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Old 01-18-2008, 04:09 PM
"Marko Kocić"
 
Default Net / dhcp (miss)behaviour

I'm running gentoo on my dual boot windows laptop.

I use dhcp to connect to the the internet through cable modem.
Sometimes (in the evenings) it just fails to automatically obtain IP
address from dhcp server (timeouts).
I tried different settings in /etc/conf.d/net file (timeout and
different dhcpc options) and switching between dhclient and dhcpd, but
with no luck.

When I reboot to windows it just works. I contacted my ISP, but they
said they don't give support for Linux.

Is there a way to configure dhcp/dhclient to behave exactly like DHCP
in Windows XP?

Regards,
Marko
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gentoo-user@lists.gentoo.org mailing list
 
Old 01-18-2008, 04:50 PM
Alan McKinnon
 
Default Net / dhcp (miss)behaviour

On Friday 18 January 2008, Marko Kocić wrote:
> I'm running gentoo on my dual boot windows laptop.
>
> I use dhcp to connect to the the internet through cable modem.
> Sometimes (in the evenings) it just fails to automatically obtain IP
> address from dhcp server (timeouts).
> I tried different settings in /etc/conf.d/net file (timeout and
> different dhcpc options) and switching between dhclient and dhcpd,
> but with no luck.
>
> When I reboot to windows it just works. I contacted my ISP, but they
> said they don't give support for Linux.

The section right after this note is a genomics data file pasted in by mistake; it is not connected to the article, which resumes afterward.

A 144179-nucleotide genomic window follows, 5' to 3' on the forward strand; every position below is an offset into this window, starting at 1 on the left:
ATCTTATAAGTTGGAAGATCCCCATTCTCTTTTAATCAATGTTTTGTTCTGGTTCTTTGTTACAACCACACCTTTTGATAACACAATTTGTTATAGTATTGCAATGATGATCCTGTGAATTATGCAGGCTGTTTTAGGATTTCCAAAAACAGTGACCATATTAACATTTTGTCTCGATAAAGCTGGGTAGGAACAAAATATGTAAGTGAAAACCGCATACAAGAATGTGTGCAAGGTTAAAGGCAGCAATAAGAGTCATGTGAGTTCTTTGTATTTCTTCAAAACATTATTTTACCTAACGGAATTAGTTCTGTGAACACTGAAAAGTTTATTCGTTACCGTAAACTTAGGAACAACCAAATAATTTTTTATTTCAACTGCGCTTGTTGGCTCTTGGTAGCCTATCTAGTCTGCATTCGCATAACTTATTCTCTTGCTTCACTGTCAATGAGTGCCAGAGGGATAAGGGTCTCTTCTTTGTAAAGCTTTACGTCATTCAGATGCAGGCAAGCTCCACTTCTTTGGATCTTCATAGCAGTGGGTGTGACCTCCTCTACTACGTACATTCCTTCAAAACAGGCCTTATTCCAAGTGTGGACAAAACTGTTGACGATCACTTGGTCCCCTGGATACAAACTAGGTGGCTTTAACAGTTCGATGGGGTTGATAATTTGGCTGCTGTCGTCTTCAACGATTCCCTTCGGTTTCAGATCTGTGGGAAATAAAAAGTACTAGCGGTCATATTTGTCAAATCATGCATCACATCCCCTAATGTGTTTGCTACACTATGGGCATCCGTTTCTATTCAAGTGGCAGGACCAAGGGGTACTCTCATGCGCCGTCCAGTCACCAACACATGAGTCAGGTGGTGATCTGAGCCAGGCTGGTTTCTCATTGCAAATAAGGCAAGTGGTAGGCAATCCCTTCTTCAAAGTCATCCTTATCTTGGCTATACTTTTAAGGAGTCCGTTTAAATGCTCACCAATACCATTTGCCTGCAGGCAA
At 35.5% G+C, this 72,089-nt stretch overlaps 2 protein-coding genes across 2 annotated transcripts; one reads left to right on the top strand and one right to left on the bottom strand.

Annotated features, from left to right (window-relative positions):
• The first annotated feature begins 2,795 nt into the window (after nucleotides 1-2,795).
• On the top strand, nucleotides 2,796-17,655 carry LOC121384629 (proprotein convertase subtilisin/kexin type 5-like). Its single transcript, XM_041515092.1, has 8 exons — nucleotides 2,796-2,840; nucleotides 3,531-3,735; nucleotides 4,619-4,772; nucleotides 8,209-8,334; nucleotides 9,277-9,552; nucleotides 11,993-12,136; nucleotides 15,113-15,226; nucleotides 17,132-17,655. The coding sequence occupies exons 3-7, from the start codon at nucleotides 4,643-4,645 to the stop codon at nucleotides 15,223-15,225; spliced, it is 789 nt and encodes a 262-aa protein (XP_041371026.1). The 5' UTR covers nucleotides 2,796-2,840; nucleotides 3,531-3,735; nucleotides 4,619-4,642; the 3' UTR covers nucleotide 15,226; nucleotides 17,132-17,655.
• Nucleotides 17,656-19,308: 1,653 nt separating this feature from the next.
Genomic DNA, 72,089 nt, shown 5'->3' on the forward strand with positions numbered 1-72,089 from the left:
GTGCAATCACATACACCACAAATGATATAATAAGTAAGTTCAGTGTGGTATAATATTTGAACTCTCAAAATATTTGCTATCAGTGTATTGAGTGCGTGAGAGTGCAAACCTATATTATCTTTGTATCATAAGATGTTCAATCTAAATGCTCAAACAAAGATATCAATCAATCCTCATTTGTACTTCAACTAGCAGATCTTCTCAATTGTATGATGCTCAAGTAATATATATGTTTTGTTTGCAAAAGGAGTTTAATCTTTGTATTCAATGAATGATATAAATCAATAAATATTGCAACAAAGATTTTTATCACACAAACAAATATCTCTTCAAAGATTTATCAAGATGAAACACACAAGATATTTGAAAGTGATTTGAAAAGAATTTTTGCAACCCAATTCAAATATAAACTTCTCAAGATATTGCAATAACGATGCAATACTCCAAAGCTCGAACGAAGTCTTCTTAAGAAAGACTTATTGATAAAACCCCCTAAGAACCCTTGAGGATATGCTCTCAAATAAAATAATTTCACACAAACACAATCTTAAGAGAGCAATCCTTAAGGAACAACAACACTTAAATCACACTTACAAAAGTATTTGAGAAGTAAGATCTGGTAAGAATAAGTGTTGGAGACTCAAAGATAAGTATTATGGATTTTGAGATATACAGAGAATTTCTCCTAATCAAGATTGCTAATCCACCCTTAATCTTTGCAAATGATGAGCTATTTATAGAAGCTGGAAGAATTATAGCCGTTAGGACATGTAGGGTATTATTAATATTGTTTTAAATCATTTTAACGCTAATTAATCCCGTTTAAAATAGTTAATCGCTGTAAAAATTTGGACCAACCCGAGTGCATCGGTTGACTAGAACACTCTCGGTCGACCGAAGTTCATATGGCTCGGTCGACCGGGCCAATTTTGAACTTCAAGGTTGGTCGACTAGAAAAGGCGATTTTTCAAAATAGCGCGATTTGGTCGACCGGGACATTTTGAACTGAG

>
> Is there a way to configure dhcp/dhclient to behave exactly like DHCP
> in Windows XP?

Where is the dhcp server? On the cable provider's network, or on the
modem itself?

I have found that dhcp can do weird stuff sometimes and Windows client
don't always follow the standard method. Then again, what else is new?

My first diagnostic step would be to get another machine on the network
and sniff dhcp traffic when using Windows and Gentoo to see what the
difference is.

alan


--
Alan McKinnon
alan dot mckinnon at gmail dot com
--
gentoo-user@lists.gentoo.org mailing list
 
Old 01-18-2008, 05:03 PM
"Marko Kocić"
 
Default Net / dhcp (miss)behaviour

On Jan 18, 2008 6:50 PM, Alan McKinnon <alan.mckinnon@gmail.com> wrote:
>
> On Friday 18 January 2008, Marko Kocić wrote:
> > I'm running gentoo on my dual boot windows laptop.
> >
> > I use dhcp to connect to the the internet through cable modem.
> > Sometimes (in the evenings) it just fails to automatically obtain IP
> > address from dhcp server (timeouts).
> > I tried different settings in /etc/conf.d/net file (timeout and
> > different dhcpc options) and switching between dhclient and dhcpd,
> > but with no luck.
> >
> > When I reboot to windows it just works. I contacted my ISP, but they
> > said they don't give support for Linux.
> >
> > Is there a way to configure dhcp/dhclient to behave exactly like DHCP
> > in Windows XP?
>
> Where is the dhcp server? On the cable provider's network, or on the
> modem itself?

On cable providers network.

> I have found that dhcp can do weird stuff sometimes and Windows client
> don't always follow the standard method. Then again, what else is new?